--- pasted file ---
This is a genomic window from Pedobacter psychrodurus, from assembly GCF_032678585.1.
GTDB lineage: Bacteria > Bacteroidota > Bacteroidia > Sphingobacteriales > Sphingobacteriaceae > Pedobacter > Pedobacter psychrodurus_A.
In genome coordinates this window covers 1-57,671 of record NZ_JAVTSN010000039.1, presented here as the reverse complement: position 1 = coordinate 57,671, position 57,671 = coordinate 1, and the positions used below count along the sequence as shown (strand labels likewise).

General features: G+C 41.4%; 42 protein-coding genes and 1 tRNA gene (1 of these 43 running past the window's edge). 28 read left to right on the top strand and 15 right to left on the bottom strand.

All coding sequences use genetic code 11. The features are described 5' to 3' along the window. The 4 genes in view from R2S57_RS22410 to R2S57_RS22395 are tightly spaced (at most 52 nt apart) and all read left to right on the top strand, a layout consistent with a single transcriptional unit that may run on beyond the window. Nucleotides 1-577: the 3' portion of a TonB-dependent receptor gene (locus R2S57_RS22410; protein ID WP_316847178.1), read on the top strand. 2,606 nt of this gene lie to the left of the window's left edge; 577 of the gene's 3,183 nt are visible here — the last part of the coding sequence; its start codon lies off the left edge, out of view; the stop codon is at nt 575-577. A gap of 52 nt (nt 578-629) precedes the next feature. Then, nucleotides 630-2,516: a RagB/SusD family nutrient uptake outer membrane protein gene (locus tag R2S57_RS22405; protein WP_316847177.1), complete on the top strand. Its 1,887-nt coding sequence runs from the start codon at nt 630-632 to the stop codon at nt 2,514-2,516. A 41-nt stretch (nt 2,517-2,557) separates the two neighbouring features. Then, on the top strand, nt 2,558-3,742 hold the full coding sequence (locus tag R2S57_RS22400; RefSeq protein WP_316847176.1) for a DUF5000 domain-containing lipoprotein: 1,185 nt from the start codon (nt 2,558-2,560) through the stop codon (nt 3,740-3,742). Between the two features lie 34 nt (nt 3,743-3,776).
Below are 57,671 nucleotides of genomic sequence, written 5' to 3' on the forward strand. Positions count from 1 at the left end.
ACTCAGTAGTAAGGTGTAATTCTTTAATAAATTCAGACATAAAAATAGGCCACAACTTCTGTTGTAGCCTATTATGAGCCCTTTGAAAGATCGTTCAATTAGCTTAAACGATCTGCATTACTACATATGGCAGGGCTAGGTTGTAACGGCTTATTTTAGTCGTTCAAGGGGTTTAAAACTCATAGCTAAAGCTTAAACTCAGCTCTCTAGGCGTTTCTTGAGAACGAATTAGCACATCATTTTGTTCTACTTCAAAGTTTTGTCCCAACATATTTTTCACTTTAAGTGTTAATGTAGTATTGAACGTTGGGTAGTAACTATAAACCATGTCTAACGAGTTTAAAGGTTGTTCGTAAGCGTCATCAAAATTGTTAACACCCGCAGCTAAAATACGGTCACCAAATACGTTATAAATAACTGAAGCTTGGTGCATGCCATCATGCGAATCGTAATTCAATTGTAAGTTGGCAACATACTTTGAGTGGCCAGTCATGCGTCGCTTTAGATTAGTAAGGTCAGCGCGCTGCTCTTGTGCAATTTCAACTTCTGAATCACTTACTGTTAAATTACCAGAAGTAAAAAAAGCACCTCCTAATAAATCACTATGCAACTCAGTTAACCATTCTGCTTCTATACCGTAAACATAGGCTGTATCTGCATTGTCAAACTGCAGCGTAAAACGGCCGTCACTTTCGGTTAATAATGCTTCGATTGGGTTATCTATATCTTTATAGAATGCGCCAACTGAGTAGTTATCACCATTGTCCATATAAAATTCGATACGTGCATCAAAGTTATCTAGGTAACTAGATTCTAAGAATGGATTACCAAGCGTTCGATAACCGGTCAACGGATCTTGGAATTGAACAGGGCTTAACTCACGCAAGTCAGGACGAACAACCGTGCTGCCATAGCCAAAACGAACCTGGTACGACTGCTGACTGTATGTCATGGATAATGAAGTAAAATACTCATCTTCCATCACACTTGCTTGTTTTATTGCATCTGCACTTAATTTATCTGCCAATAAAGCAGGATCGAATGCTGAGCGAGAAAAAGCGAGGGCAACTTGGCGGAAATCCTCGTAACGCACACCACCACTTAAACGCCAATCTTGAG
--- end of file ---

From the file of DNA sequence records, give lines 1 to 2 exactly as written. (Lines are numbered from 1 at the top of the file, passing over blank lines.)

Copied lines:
This is a genomic window from Pedobacter psychrodurus, from assembly GCF_032678585.1.
GTDB lineage: Bacteria > Bacteroidota > Bacteroidia > Sphingobacteriales > Sphingobacteriaceae > Pedobacter > Pedobacter psychrodurus_A.